0
0

I have been trying to use FMODex with C# to write a simple program that rips a CD to WAV files. I have tried to modify the recording and recordtodisk examples in examples_csharp to accomplish this and I get wav files of the correct size that are completely silent (yes I’ve checked the WAV headers and they appear to be fine, I can even check them with codec verifying apps and they look valid). The next thing that I tried was to take the c++ source for cddarip from FMOD 3.74 and modify that to do what I want. There are too many differences between the API’s and I cannot get the callbacks working so I figured that it was time to post to the forum. I need to know how to rip CDDA tracks to WAV files with callbacks (so that I can handle my own status bar display for example) with FMODex and C#. I have been working with FMODex in C# and feel pretty comfortable with the various pieces but this issue has stumped me, my first attempt at a solution came the closest but I was still getting silent WAV files. Every subsequent test I have made has been unsuccessful so it’s time to ask for some help. I can provide sample source if necessary but I probably just need to be pointed in the right direction. Thanks in advance for any help.

Dan

  • You must to post comments
0
0

Thanks for the suggestion. When I call FMOD_Sound_ReadData() I am getting strange results:

IntPtr buffer = new IntPtr();
uint lastRead = 0;

currentResult = FMOD_Sound_ReadData(soundHandle, ref buffer, 128, ref lastRead);

At this point soundHandle – which was previously a valid Sound pointer to the desired SubSound, is now pointing to 0 and buffer is empty, yet lastRead indicates that 128 bytes where read. I have played around with different modes (forcing ASPI for example) but that doesn’t make a difference. What else am I missing. Thanks for helping a newb.

  • You must to post comments
0
0

You don’t just hand FMod a pointer to nothing, you have to allocate a buffer and give FMod the pointer to that

  • You must to post comments
0
0

DISCLAIMER: Please forgive my ignorance, multimedia programming is new to me.

I have tried to allocate space for a buffer using Marshal.AllocHGlobal like so:

IntPtr bufferPtr = Marshal.AllocHGlobal(bufferSize)

but this is not working. I’ve got a byte[] that is the length of the sound in PCM bytes but I’m not sure if I can just use it as the buffer, it seems like this would be too big and I might need to grab the data in smaller chunks but I am unsure. If this will work I am not sure how to get an IntPtr pointed to the address of that byte[] using managed code (I’m assuming this is what ReadData wants).

Can anyone provide me with the necessary code to create a buffer and a valid IntPtr to that buffer so that I can get FMOD_Sound_ReadData() working? Thanks for all of the help, and my apologies for the stupid questions, I just need some help on the basics so that I can get up to speed.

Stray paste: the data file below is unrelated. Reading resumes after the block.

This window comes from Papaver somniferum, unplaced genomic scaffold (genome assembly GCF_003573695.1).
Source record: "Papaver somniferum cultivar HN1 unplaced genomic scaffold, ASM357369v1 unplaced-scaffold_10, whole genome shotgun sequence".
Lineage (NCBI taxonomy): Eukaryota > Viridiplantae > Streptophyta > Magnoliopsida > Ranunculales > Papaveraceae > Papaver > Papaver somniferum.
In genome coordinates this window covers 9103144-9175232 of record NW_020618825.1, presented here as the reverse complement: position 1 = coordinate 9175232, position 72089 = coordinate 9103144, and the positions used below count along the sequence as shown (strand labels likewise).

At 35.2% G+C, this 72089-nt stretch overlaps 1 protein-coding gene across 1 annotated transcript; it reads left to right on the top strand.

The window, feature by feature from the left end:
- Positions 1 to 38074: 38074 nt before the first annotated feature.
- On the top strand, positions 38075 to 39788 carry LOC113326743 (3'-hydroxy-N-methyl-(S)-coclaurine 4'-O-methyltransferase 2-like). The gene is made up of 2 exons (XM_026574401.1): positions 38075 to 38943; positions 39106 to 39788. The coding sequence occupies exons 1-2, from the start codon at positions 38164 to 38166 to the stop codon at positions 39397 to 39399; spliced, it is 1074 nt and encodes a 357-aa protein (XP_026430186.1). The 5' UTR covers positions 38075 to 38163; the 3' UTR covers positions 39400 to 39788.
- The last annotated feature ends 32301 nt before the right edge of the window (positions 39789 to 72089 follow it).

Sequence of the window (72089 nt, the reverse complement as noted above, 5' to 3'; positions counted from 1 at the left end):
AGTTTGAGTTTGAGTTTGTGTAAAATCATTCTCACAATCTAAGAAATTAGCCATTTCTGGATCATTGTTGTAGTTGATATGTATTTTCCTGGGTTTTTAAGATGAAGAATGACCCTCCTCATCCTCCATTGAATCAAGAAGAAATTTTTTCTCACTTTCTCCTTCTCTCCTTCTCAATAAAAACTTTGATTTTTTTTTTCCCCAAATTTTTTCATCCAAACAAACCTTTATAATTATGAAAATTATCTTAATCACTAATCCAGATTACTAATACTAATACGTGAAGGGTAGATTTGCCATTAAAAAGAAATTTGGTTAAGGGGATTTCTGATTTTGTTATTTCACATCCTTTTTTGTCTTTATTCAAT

Dan

  • You must to post comments
0
0

Hi uberweasel,

Have a look at the c# offlinedecoding example, that should answer a lot of your questions.

  • You must to post comments
0
0

Based on the offlinedecoding example I tried the following:

const int chunkSize = 64;

uint totalRead = 0;
uint lastRead = 0;

IntPtr data = Marshal.AllocHGlobal(chunkSize);
byte[] buffer = new byte[chunkSize];

do
{
// Read chunkSize bytes of PCM data from the sound
currentResult = FMOD_Sound_ReadData(soundHandle, ref data, chunkSize, ref lastRead);

Marshal.Copy(data, buffer, 0, chunkSize);

fs.Write(buffer, 0, (int)lastRead);                     

// Increment totalRead
totalRead += lastRead;

}
while(currentResult == FMOD.RESULT.OK && lastRead == chunkSize);

And I still have the problem where after calling FMOD_Sound_ReadData() data is pointing to 0 (I can check it right before the call and it is a valid pointer) which causes the an exception when fs.Write is invoked because the source (data) is null. Also if I try the above code with a chunkSize greater than 64 it crashes. Is there something else that I am missing? Thanks for the help.

Dan

  • You must to post comments
0
0

The most obvious thing I can see from your code is that you are calling FMOD_Sound_ReadData directly, i’m not even sure how you got a raw soundHandle as that isn’t exposed through the c# wrapper.

You need to go through the c# wrapper functions, ie Sound::readData.

I’m suprised your code compiles since FMOD_Sound_ReadData has been declared private in the wrapper.

  • You must to post comments
0
0

I was able to track down the problem, thanks again for all of the help.

Dan

  • You must to post comments
Showing 7 results
Your Answer

Please first to submit.